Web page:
Blog – Holistic Medicine for Stress,Trauma & Chronic Illness – Portland,OR

In this article I want to help you to get to know your heart. Knowing more about your heart (specifically your heart rate variability) can improve your awareness of how stressors impact your mind and body. To evaluate the health of your heart and nervous system, you just need a heart rate variability monitor (typically […]

I have studied nutrition for many years starting in my youth and then formally in my undergraduate degree and yet did not come across much about the potential deleterious effects of anti-nutrients such as phytic acid in grains, beans, nuts, seeds and some other plant foods. (An antinutrient is a component in food that limits […]

Herbalists speak of the different effects of plant parts and generally ascribe mentally and emotionally uplifting properties to flowers. Many of our key herbs used to alleviate anxiety and depression (and other mental health conditions) are derived from flowers: Chamomile, Lavendar, Lemon Balm, Linden flower, Magnolia, Passionflower, St. John’s Wort, Saffron (Crocus) and Skullcap are […]

Chocolate can nurture and nourishes. It is derived from the cacao tree (Theobroma cacoa). The word Theobroma means ‘food of the gods’. Americans consume, on average, 11 pounds of chocolate per person per year and we are ranked as the 5th major consumer of chocolate worldwide. Research on the health benefits of chocolate shows it […]

Chronic Stress In a prior blog post, I wrote about managing stress and gave some tips for gaining control and a greater sense of calm when facing short-term stress, but what about stress that is unrelenting or chronic? How does one maintain health with persistent exposure to stress? The short answer is that one typically […]

Stress is pervasive and has significant psychological and physiological effects.  Stress breaks down the immune barrier and integrity of the GI tract, leads to imbalances in hormones (the HPATG axis (Hypothalamus, Pituitary, Adrenal, Thyroid and Gonads (Sex hormones)) and can have a deleterious effect on sleep (can contribute to insomnia) to name but a few. […]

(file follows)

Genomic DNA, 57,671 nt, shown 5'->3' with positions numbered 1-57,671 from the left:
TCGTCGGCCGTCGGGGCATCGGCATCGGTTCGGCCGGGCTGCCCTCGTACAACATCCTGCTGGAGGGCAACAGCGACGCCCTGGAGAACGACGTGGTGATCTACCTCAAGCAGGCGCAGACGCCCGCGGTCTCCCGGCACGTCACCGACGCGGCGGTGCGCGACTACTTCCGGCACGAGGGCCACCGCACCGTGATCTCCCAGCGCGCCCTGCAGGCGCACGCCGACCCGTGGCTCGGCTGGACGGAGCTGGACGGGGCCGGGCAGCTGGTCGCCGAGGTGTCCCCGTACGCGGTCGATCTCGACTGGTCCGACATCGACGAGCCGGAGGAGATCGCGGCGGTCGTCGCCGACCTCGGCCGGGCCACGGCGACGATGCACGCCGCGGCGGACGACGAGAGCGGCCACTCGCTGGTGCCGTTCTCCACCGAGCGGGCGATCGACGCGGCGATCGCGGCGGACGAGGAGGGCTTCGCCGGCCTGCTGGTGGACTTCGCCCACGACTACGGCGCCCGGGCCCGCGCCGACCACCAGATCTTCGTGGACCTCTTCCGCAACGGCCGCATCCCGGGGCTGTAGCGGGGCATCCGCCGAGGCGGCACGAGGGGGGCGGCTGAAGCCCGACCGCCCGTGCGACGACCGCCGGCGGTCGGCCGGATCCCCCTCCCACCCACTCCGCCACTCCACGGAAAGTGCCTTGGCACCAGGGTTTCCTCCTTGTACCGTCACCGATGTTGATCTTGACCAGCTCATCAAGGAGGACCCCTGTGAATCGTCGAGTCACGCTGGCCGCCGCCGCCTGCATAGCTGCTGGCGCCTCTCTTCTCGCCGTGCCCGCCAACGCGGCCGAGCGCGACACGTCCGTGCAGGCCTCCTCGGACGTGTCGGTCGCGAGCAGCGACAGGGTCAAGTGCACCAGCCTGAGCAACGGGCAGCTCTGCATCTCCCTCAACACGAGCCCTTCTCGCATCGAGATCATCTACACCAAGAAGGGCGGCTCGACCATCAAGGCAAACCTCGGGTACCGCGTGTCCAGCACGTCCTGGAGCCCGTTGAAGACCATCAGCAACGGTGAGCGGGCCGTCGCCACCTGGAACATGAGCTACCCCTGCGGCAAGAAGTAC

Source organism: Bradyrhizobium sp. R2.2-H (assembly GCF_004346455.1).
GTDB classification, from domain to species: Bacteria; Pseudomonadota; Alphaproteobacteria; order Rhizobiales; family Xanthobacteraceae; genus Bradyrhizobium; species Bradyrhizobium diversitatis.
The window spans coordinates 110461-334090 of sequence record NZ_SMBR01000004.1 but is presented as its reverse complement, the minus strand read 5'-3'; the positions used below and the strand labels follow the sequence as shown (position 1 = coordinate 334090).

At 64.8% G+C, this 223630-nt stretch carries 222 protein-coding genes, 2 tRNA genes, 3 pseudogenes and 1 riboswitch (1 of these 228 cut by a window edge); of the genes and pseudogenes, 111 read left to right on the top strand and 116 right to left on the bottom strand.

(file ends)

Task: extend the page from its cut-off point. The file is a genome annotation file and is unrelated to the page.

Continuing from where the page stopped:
With more use of devices and longer, darker nights, our circadian rhythms are more vulnerable. Those suffering from bipolar disorder, insomnia or sleep disorders and those who work shifts (shift work disorder) are some of the most affected. Here are a couple of interesting and relevant articles from the news this week:   If you […]

Diagnosis & Treatment Series II In the second post of the Diagnosis & Treatment blog series, I want to discuss beets. This vegetable is currently in season and possesses a host of health benefits, but is also very useful diagnostically (you can engage in some diagnosis yourself at home with the information that follows (ideally […]

Diagnosis & Treatment Series I Defining Reactions to Food Reactions to food are increasingly common and fall into a couple of categories: immune mediated (known as food allergies or food sensitivities) and non-immune mediated (often referred to as food intolerances). These non-immune mediated responses can include reactions to a variety of food compounds or additives […]